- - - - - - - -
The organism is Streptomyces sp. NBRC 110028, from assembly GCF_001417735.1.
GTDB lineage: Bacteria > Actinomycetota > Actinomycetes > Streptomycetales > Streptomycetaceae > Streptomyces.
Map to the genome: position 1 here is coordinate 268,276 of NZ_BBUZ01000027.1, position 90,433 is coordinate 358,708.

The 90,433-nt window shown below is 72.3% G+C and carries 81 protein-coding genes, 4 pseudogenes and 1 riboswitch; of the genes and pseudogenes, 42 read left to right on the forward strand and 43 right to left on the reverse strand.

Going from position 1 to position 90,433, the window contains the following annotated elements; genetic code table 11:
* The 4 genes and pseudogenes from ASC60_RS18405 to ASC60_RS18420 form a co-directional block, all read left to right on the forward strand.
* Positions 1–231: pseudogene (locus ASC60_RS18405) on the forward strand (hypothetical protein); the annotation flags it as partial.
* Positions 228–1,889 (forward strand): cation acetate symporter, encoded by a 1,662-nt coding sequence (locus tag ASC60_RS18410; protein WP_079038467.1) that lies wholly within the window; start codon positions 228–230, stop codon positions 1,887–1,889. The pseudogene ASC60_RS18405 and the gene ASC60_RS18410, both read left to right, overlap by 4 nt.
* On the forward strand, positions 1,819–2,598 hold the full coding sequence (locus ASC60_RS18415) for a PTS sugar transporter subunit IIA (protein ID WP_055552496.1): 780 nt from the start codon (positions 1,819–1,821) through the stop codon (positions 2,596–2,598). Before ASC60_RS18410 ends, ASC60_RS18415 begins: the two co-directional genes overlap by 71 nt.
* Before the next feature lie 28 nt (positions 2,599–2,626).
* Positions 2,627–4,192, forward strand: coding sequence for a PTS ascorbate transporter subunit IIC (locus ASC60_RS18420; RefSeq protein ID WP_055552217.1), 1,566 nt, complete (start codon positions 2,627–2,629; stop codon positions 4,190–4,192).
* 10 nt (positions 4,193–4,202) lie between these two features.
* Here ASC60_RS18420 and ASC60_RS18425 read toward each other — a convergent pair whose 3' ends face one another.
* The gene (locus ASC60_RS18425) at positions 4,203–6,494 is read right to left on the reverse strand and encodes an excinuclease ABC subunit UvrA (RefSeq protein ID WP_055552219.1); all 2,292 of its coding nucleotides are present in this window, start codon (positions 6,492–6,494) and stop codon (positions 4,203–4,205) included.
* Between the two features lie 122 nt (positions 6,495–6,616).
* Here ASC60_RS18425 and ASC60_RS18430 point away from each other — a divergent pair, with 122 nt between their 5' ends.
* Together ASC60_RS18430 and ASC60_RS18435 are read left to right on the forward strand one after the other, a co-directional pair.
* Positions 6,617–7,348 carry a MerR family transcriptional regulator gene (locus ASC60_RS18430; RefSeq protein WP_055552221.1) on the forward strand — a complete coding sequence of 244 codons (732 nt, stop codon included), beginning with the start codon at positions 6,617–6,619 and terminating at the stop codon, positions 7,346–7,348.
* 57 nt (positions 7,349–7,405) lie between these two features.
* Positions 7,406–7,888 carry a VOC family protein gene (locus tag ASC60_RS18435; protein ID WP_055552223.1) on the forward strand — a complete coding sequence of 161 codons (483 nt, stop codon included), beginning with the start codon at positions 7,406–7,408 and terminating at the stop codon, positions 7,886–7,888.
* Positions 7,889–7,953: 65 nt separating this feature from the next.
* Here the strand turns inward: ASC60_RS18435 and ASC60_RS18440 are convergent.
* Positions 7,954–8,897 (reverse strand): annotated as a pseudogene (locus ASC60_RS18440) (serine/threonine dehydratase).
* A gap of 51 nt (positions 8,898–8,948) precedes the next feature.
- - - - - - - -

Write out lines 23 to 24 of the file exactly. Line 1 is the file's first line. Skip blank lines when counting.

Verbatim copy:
* Positions 7,954–8,897 (reverse strand): annotated as a pseudogene (locus ASC60_RS18440) (serine/threonine dehydratase).
* A gap of 51 nt (positions 8,898–8,948) precedes the next feature.